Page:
I spent two years living in Santa Fe, having earned my BA from the College of Santa Fe back in 1999. (It’s a long story, but I did my first year of undergrad work at Carnegie Mellon, left for a year-and-a-half, returned to community college for a semester, transferred to CSF for two years, and did my final year at Columbia College in Chicago. On the plus-side, I got to live in Pittsburgh, Santa Fe and Chicago, so it wasn’t all bad.) I spent my second year living with three other guys* in a house just outside of town that was entirely too nice for four college students. That drive from El Dorado to the college that we made every day partially inspired today’s poem. See, there were two ways to get into town from our house, and the route we took less often was on a barren road. Nothing but hills and desert and the occasional car. And for some reason, when I read this poem, it’s all I can see. More than my father, more than the father, more than Tino, more than anything. Just sitting in the back of that truck, taking that road into town. It’s strange, the things that stick with you, but there’s no getting around the power of memory. I wouldn’t say I’m nostalgic for that period in my life, yet it definitely left an undeniable impression I can’t shake.
This poem is a good 10 years old, probably closer to 12. It was included in my MFA, and it’s actually one of my favorites. There’s something about the speaker’s voice that is so non-judgmental and naive that the poem still resonates with me. The truth is, the speaker should be petrified, but at that age and at that time, he doesn’t realize it. So now, when I look at this poem as both a grown man and a father, I have a different sort of appreciation and terror than I did when I wrote it in my early 20’s.
How My Father’s Crew Prepared to Paint
Because I didn’t know then where nerves ended
and the shakes began, I thought my father’s
predawn routine of twitching was a given,
the long, measured belts he’d pull from whatever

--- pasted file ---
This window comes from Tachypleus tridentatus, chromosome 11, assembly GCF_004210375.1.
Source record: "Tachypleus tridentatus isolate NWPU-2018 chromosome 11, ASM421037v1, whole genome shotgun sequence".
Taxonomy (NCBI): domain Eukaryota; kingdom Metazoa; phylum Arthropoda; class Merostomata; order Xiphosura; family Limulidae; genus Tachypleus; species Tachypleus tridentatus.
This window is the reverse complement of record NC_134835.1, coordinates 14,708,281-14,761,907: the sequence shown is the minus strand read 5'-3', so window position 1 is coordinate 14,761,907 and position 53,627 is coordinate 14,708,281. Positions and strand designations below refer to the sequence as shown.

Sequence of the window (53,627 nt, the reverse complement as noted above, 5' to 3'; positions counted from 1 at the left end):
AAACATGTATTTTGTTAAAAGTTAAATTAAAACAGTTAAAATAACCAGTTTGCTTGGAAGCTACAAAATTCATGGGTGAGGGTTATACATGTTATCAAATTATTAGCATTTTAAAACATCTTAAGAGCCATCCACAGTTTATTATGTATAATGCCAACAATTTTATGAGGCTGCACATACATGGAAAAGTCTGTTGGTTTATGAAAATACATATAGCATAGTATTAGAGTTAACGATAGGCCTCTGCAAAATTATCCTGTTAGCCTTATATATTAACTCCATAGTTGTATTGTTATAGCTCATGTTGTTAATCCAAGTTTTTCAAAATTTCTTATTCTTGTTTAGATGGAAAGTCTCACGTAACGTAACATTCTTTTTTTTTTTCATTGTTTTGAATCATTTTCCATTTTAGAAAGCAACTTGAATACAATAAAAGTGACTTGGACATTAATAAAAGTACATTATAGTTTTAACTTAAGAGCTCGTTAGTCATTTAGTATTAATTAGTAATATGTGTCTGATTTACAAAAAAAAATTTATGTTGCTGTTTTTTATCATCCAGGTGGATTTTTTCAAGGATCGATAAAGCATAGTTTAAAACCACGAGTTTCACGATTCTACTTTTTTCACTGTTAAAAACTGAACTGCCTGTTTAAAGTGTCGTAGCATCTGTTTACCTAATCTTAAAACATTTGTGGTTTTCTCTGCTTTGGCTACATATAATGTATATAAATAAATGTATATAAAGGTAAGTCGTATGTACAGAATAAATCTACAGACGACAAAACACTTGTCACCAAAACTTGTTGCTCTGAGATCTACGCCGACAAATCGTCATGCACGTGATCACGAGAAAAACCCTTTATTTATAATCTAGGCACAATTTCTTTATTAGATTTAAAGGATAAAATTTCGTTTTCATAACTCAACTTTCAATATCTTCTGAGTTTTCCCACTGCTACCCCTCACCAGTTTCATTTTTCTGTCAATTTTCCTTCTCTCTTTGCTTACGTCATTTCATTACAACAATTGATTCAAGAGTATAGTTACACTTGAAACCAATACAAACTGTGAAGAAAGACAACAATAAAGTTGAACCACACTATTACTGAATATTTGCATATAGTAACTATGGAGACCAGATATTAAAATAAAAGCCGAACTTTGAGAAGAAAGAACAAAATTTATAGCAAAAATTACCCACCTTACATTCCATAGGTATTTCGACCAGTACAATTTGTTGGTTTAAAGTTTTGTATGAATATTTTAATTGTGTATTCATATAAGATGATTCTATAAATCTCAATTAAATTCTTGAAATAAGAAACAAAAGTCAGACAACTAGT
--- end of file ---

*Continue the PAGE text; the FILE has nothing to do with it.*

bottles weren’t yet empty, and at last
the absolute composure, his body methodically
quiet while he loaded the tired pick-up
with work and his own captured likeness.
He crammed the bed with his two-man crew
only moments after first light eked
through the piñon trees. And then
only after the last cracked-open can of Tecate
slid down Tino’s throat like motor oil
did my father peel out from the driveway
and descend, half-drunk, into town,
me sitting shotgun. I spent every summer
till eleven that way, certain of our normalcy.
I let my father parade me everywhere,
trotted out from job to job like a mascot,
expected to learn an honest day’s work.
I passed time eyeballing his soiled bandana,
relentless in my begging to strap the black
kerchief across his nose and mouth, to tie it off
in a V the way bank-robbers of the Old West used to.
The men were liquored up by then and howled
the native songs of their youth, kept their butts
plastered to the railing of the truck, extended
their paint-splattered grips to one another
for balance while my father dodged traffic
and swerved across the highway like a scared animal.
Carlos prayed through his laughter. Tino
winged his empties from the back, tossing them
just right so they arced through the breeze
like stones skipped across a lake.
So when my father got that heap to town —
when he finally arrived at the work site
as a well-strung bundle of confidence, his truck
teeming with a drunken crew wailing chants
through garbled, booze-happy laughter —
he had some explaining to do.
Today’s post is for Mike, who was one of those roommates. Also, he just found out he’s having a little girl, so congrats, sir.